The advertising, which pictures the group looking kind of mean (as any rock group should), gave the company a distinctive image in a sea of software start-ups, most of which have failed. Electronic Arts is now is a market leader in the home entertainment software business.
This soup-to-nuts approach is more difficult with larger clients. But the agency has been able to find new ways to shape the course of its clients.
For example, when successfully pitching a new client earlier this year, research turned up a market niche in the beverage business that no one was filling. GBS presented its findings, and the client is now considering making the new beverage, which will probably come out some time next year.
The key to success appears to be a certain intellectual vigor, an earnestness, that sets off sparks. Mr. Berlin, for instance, says he considers advertising an ``art in the sense that the work of da Vinci that was commissioned by the Medicis was art'' and talks of ``a belief that the consumer at his best is awesome.''
Perhaps any ad man would say the same thing. But if the advertising awards committees are any judge, appealing to the consumer's intellect makes for compelling narrative.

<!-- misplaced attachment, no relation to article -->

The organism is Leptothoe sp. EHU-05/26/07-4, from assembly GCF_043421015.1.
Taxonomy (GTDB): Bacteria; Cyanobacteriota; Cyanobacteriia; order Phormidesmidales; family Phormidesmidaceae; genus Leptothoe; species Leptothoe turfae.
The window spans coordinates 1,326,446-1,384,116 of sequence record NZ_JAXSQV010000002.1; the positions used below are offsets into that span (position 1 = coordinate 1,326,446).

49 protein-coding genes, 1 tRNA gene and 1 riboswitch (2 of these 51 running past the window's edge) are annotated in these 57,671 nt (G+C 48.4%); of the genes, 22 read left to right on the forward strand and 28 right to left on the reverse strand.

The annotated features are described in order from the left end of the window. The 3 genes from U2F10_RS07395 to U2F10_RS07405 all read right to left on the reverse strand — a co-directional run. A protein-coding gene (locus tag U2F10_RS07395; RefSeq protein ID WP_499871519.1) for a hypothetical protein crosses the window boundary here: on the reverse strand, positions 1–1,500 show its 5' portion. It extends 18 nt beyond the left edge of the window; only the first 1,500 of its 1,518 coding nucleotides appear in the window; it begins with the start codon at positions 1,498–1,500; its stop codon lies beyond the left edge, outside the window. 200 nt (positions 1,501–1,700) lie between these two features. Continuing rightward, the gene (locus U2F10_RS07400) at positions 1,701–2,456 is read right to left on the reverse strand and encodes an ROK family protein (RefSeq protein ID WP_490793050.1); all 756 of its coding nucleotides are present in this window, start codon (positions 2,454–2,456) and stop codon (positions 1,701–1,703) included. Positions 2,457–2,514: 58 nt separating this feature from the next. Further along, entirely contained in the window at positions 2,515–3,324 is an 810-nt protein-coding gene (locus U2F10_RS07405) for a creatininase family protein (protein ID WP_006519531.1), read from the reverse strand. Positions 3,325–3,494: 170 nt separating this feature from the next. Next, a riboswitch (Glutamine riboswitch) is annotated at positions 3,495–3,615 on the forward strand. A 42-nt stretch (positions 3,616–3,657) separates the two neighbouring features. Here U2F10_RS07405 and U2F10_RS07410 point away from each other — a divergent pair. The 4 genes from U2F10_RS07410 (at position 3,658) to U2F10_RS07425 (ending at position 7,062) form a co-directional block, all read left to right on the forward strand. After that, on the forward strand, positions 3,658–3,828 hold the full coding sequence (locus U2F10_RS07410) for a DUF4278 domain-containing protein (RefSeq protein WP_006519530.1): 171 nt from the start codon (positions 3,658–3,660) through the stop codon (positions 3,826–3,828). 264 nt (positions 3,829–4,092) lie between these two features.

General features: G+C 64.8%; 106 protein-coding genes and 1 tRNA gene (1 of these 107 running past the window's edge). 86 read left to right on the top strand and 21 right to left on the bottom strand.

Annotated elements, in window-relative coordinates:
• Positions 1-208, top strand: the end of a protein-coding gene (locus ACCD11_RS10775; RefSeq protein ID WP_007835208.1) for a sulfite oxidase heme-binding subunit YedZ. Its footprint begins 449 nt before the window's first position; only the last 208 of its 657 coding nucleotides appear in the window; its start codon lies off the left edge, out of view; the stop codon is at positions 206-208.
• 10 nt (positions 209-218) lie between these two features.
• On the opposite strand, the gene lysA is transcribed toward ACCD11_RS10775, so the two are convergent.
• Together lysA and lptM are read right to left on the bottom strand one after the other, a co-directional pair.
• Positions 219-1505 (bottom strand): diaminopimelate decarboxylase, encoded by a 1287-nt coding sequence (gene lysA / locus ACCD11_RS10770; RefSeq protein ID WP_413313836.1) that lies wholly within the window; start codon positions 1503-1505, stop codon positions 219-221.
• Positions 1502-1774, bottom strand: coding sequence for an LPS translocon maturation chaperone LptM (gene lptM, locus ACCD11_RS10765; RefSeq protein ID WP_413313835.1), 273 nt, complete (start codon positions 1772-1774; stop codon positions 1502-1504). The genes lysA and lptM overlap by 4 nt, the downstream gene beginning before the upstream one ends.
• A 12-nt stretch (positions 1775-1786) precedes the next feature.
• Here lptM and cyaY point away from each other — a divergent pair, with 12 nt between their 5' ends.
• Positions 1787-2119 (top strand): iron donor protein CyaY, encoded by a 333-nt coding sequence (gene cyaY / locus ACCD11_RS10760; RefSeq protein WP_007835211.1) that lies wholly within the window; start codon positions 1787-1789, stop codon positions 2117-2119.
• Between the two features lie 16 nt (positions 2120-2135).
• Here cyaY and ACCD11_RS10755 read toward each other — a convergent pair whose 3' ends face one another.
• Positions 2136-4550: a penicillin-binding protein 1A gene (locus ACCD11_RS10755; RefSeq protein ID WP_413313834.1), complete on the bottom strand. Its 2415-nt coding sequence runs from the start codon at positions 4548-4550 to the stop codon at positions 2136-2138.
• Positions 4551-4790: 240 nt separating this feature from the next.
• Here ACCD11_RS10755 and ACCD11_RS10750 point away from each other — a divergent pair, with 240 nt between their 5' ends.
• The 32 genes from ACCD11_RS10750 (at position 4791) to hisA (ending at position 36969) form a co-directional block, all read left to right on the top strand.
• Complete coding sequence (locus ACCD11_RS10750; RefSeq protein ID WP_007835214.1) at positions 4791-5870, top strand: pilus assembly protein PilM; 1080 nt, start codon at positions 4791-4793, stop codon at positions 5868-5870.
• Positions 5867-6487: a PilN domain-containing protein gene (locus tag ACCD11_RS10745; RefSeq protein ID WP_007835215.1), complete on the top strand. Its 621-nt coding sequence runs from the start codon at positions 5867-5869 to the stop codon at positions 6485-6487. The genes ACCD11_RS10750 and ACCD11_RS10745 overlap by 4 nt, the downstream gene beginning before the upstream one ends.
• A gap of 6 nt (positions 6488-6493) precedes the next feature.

Take the three-minute public-service spot for the Mill Valley Film Festival, which won the agency three Clios this year. The agency used town residents to talk about the forthcoming festival. One garbage collector tells his co-worker that he enjoys film noir because ``there's a surface to the genre that, if anything, improves with age.''
In another scene, two children (Silverstein's kids) are arguing over whether New Zealand films are better than French new wave.
``That's stupid, daddy,'' the daughter says to Silverstein, who is also in the ad. ``Where's their Truffaut, where's their Godard?''
Of course, it takes more than creative dazzle to ensure one's future in this competitive business. Other firms known for their creativity have found that quirkiness does not necessarily mean clients will keep buying. Chiat/Day, for example, which won acclaim for its ads for Apple Computer (on Super Bowl day) and Nike Shoe, has lost both accounts.